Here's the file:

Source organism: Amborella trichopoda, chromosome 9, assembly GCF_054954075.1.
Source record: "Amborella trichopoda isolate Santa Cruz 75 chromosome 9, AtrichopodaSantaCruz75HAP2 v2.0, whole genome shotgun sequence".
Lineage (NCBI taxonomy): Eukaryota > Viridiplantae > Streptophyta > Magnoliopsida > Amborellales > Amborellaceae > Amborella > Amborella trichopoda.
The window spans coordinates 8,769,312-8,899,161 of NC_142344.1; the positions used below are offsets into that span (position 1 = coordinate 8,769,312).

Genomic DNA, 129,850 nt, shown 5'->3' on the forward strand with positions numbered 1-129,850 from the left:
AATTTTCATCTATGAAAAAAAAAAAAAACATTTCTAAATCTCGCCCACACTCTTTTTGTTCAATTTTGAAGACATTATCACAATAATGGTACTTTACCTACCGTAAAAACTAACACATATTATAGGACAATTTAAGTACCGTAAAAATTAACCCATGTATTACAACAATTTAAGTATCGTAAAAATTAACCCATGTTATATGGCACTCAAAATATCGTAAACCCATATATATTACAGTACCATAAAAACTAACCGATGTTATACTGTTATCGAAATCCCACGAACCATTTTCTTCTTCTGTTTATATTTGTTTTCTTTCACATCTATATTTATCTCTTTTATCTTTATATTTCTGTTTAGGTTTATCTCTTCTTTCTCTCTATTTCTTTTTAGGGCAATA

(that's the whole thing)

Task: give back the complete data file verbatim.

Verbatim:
Source organism: Amborella trichopoda, chromosome 9, assembly GCF_054954075.1.
Source record: "Amborella trichopoda isolate Santa Cruz 75 chromosome 9, AtrichopodaSantaCruz75HAP2 v2.0, whole genome shotgun sequence".
Lineage (NCBI taxonomy): Eukaryota > Viridiplantae > Streptophyta > Magnoliopsida > Amborellales > Amborellaceae > Amborella > Amborella trichopoda.
The window spans coordinates 8,769,312-8,899,161 of NC_142344.1; the positions used below are offsets into that span (position 1 = coordinate 8,769,312).

Genomic DNA, 129,850 nt, shown 5'->3' on the forward strand with positions numbered 1-129,850 from the left:
AATTTTCATCTATGAAAAAAAAAAAAAACATTTCTAAATCTCGCCCACACTCTTTTTGTTCAATTTTGAAGACATTATCACAATAATGGTACTTTACCTACCGTAAAAACTAACACATATTATAGGACAATTTAAGTACCGTAAAAATTAACCCATGTATTACAACAATTTAAGTATCGTAAAAATTAACCCATGTTATATGGCACTCAAAATATCGTAAACCCATATATATTACAGTACCATAAAAACTAACCGATGTTATACTGTTATCGAAATCCCACGAACCATTTTCTTCTTCTGTTTATATTTGTTTTCTTTCACATCTATATTTATCTCTTTTATCTTTATATTTCTGTTTAGGTTTATCTCTTCTTTCTCTCTATTTCTTTTTAGGGCAATA